Over a million developers have joined DZone.

What is Functional Programming? Part 5, Bindings

DZone's Guide to

What is Functional Programming? Part 5, Bindings

Free Resource

N.B. this is unrelated to the concept of bindings in Silverlight and WPF.

One of my aha moments in learning F# occurred while I was reading Real World Functional Programming. Specifically, it was when the meaning of the let keyword really clicked. Before I explain, here are couple of samples:

let x = 42

let multiply a b = a * b

I was predisposed to interpret let as merely declaring a variable. but you will recall from the first post that we made a distinction between working with mutable “variables” and immutable “values”. Functional languages eschew mutability.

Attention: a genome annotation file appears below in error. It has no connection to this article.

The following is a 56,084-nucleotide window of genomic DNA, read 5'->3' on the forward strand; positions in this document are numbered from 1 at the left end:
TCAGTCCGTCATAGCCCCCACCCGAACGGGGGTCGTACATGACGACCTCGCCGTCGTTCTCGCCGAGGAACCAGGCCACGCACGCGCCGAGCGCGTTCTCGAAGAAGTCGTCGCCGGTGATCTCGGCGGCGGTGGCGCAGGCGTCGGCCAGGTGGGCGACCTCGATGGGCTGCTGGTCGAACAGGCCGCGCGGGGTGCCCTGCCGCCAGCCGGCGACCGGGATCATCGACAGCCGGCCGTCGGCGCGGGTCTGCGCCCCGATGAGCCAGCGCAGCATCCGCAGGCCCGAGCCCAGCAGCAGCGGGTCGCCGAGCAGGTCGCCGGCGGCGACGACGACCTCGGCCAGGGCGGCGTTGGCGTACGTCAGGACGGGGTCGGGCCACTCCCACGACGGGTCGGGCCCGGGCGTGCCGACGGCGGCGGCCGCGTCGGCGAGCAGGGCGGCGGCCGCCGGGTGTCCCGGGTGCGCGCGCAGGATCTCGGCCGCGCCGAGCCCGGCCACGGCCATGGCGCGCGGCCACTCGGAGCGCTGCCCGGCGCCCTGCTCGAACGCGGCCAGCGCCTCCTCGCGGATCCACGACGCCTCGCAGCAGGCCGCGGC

If you look up let in the official documentation and you’ll see that it is called a binding and it is very clearly described:

A binding associates an identifier with a value or function. You use the let keyword to bind a name to a value or function.

This also aligns with the concept of referential transparency we mentioned way back in the first post.

This may seem obvious or even a subtle distinction to make, but I think it is fundamental in understanding the functional approach.

After this clicked with me, I also realized that I can think of

let x = 42

as a function with no arguments that returns a value of 42. The distinction between binding to a value and binding to a function blurs. It is the Marriage of Value and Function.

Next stop, pattern matching in F#.


Published at DZone with permission of Christopher Bennage, DZone MVB. See the original article here.

Opinions expressed by DZone contributors are their own.

The best of DZone straight to your inbox.

Please provide a valid email address.

Thanks for subscribing!

Awesome! Check your inbox to verify your email so you can start receiving the latest in tech news and resources.

{{ parent.title || parent.header.title}}

{{ parent.tldr }}

{{ parent.urlSource.name }}